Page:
In vitro splicing studies are a powerful means of investigating the requirements and mechanisms of action of the many components of the splicing apparatus. The ability to add and subtract components, purify activities, and reconstitute activity, as well as to expose the apparatus to chemical probes of various types, allows a far more mechanistically detailed view of the process to emerge than is available from genetic or in vivo studies alone. Two kinds of activities are assayed during in vitro splicing. The first concerns the chemical conversion of the substrate pre-mRNA into splicing intermediates and products and is usually visualized using a labeled substrate followed by separation on a denaturing gel. The second concerns the assembly of noncovalent complexes between the substrate and the myriad components of the splicing apparatus. This is also visualized using a labeled substrate, but the separation of complexes is achieved using native gel electrophoresis or gradient sedimentation. In this protocol, we describe the splicing reaction and its preparation for analysis by denaturing gels and native splicing complex gels. We also provide conditions for depletion of ATP, a critical cofactor that is hydrolyzed during numerous key steps in spliceosome assembly and splicing progression.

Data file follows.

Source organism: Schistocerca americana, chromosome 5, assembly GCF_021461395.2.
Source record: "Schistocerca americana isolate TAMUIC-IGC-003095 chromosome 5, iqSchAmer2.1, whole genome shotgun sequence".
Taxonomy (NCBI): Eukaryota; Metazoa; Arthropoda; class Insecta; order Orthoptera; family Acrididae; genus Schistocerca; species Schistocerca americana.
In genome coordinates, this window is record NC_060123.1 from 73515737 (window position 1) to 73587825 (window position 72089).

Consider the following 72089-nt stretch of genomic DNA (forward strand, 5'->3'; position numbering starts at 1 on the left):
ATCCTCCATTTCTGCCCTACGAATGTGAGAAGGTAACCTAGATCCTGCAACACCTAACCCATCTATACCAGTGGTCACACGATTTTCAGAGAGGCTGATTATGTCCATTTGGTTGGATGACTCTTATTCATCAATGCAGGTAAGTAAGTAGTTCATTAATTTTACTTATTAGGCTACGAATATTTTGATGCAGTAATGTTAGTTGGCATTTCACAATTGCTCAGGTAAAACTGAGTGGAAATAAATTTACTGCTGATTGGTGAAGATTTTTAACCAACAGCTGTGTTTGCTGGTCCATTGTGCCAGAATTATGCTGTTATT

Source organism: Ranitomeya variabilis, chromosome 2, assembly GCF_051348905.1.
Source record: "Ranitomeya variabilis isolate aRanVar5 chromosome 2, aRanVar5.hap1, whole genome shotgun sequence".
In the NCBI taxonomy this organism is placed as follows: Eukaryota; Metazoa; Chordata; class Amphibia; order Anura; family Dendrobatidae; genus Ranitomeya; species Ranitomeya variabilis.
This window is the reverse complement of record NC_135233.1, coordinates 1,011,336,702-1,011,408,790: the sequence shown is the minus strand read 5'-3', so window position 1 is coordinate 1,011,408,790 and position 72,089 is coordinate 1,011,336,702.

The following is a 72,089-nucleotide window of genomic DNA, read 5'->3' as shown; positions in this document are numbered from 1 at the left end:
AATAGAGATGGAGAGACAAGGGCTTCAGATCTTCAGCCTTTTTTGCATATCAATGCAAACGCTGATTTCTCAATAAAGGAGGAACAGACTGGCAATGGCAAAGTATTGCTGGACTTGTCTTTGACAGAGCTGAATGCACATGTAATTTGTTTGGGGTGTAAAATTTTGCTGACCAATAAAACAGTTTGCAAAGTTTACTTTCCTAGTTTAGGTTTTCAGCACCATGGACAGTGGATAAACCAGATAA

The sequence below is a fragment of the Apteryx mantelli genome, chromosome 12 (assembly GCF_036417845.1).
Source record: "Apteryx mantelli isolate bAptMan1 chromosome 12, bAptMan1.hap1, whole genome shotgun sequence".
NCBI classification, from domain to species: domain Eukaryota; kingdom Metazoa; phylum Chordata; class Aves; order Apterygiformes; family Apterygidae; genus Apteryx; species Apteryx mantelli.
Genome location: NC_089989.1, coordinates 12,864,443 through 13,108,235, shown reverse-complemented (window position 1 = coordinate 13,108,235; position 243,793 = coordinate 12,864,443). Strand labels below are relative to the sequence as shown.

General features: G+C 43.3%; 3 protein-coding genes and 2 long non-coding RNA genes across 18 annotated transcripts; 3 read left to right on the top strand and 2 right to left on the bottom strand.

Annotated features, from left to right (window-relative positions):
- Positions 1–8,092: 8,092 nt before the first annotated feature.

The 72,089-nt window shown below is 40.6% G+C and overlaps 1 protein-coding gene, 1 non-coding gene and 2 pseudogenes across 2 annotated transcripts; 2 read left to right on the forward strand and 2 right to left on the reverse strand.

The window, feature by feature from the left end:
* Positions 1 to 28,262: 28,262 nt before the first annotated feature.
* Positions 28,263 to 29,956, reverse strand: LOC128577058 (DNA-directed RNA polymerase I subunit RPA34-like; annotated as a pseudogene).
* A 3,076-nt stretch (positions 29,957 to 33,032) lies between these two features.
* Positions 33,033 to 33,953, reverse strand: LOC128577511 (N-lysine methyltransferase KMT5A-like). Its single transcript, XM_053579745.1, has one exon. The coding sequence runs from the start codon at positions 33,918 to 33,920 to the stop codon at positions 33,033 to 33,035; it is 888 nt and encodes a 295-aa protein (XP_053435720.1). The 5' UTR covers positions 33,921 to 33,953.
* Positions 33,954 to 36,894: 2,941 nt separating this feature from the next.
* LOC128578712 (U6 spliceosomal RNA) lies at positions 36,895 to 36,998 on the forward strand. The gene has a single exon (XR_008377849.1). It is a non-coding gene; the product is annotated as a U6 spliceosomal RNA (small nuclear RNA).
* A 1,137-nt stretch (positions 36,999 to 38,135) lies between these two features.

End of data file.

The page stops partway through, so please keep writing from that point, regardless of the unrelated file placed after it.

|Evidence ID||Analyze ID||Interactor||Interactor Systematic Name||Interactor||Interactor Systematic Name||Type||Assay||Annotation||Action||Modification||Phenotype||Source||Reference||Note|
|Evidence ID||Analyze ID||Gene||Gene Systematic Name||Gene Ontology Term||Gene Ontology Term ID||Qualifier||Aspect||Method||Evidence||Source||Assigned On||Reference||Annotation Extension|
|Evidence ID||Analyze ID||Gene||Gene Systematic Name||Phenotype||Experiment Type||Experiment Type Category||Mutant Information||Strain Background||Chemical||Details||Reference|
|Evidence ID||Analyze ID||Regulator||Regulator Systematic Name||Target||Target Systematic Name||Experiment||Conditions||Strain||Source||Reference|